Blue blue mountains, 2019
Image: Keith Maxwell
Blue blue Mountains is an optical installation, a play with words and colours.
The Blue Mountains is densely populated by oil bearing Eucalyptus trees. These trees fill the atmosphere with finely dispersed droplets of oil, which, in combination with dust particles and water vapor, scatter short-wave length rays of light which are predominantly blue in colour – hence creating the illusion of a blue landscape. While this phenomenon occurs only when viewing the landscape from a distance, Blue blue Mountains aims to create a similar experience close up and within the rainforest itself.
Playing with complementary colours and the way our eyes are work, the public is invited to immerse themselves within and view the surrounding nature through a massive lens of orange. A subtle reference to the original phenomena can be found in the work through small perforations in the Perspex. When looking at the view through the lens, these holes will appear blue, creating an alternative blue experience of the Blue Mountains.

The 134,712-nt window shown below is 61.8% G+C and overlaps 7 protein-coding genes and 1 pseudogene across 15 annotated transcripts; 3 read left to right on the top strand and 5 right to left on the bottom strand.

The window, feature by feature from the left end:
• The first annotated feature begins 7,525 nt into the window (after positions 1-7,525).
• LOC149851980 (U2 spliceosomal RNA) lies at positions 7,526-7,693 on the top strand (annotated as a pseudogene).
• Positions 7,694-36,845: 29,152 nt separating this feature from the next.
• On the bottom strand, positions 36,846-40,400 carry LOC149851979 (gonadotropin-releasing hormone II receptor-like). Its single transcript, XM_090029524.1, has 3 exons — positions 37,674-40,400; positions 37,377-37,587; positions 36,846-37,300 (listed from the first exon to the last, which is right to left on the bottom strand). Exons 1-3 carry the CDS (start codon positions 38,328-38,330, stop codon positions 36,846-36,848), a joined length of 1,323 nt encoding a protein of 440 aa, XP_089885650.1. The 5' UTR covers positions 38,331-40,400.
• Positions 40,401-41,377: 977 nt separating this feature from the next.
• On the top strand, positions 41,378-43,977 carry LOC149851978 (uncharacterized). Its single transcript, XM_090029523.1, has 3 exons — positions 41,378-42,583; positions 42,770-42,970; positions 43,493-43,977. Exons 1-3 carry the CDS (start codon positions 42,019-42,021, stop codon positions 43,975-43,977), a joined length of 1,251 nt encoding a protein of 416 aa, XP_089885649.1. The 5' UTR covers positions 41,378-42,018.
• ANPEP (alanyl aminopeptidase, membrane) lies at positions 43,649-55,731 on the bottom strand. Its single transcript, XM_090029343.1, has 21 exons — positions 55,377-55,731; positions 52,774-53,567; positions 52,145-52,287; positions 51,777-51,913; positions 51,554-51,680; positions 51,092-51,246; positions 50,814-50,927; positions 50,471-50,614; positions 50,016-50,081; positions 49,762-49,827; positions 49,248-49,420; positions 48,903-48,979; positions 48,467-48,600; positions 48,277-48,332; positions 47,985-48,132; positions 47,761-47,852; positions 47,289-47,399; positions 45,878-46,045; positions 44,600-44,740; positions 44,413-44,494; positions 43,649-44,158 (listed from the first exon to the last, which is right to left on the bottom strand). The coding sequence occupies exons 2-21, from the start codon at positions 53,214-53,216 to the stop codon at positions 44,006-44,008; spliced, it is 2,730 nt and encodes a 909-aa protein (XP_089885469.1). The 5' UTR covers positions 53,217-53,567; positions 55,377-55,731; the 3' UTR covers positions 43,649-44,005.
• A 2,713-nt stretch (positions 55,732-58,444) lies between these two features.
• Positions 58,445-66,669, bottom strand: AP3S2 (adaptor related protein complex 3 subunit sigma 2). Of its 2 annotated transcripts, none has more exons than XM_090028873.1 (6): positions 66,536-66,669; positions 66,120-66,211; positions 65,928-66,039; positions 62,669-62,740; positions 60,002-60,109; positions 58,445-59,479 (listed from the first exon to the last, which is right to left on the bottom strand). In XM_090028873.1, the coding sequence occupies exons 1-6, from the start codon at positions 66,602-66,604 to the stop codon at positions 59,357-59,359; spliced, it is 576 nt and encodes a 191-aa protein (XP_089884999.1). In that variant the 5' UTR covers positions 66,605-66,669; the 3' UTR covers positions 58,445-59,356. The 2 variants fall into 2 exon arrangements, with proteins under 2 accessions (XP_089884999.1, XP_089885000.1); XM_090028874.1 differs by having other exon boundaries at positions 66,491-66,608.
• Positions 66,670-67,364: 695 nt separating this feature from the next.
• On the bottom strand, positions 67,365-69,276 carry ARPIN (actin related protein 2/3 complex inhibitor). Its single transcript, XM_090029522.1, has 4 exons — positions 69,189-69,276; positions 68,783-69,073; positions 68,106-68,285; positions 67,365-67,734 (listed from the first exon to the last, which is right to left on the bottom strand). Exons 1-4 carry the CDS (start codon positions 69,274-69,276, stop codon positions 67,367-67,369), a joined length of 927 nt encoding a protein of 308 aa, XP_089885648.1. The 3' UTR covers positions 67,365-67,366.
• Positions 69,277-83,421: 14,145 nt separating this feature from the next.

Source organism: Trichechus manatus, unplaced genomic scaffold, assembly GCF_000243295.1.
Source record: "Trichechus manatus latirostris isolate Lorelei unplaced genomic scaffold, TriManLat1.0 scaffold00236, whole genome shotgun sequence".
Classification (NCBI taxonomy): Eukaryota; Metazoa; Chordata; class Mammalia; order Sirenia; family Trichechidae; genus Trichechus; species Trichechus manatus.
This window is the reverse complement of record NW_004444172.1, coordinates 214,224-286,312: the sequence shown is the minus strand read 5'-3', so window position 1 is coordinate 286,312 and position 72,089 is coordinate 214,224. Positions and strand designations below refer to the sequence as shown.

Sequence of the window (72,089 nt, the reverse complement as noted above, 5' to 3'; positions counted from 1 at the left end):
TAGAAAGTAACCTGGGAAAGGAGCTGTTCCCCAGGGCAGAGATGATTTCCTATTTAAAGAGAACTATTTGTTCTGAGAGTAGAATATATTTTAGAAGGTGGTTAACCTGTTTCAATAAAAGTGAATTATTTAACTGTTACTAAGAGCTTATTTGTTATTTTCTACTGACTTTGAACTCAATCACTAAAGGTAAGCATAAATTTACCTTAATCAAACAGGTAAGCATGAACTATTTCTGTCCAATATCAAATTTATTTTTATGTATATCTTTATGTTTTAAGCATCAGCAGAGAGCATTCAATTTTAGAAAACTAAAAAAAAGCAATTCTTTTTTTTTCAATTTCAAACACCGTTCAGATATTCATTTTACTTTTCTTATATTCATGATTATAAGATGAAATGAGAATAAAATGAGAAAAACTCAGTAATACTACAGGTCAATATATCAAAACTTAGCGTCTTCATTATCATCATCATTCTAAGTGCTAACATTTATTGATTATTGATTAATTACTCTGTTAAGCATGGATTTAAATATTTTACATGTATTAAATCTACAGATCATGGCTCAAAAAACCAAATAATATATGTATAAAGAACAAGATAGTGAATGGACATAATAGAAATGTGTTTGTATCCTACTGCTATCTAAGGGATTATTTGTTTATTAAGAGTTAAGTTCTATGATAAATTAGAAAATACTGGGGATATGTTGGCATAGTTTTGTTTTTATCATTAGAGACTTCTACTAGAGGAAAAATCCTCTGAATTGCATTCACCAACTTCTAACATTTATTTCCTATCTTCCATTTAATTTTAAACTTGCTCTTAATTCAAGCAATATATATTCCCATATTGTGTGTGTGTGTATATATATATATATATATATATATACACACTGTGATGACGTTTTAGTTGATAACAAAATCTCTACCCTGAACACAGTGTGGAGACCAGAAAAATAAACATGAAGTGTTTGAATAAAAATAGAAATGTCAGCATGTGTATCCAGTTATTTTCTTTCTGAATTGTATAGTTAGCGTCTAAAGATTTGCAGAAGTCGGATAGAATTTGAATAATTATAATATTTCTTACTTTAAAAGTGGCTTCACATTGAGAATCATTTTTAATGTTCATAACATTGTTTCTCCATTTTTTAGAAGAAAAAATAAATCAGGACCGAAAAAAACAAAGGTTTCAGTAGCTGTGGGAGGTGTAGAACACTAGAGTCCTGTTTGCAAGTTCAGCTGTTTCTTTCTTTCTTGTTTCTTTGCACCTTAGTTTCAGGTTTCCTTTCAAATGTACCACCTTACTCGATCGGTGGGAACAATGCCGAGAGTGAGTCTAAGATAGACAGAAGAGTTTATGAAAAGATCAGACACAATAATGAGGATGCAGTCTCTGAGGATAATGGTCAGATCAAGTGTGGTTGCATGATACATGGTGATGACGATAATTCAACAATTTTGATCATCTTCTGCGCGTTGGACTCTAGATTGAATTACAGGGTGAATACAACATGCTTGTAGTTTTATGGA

The work doesn’t just play with the way our eyes work; it exploits how our mind processes colour to point out that everything we see is an illusion.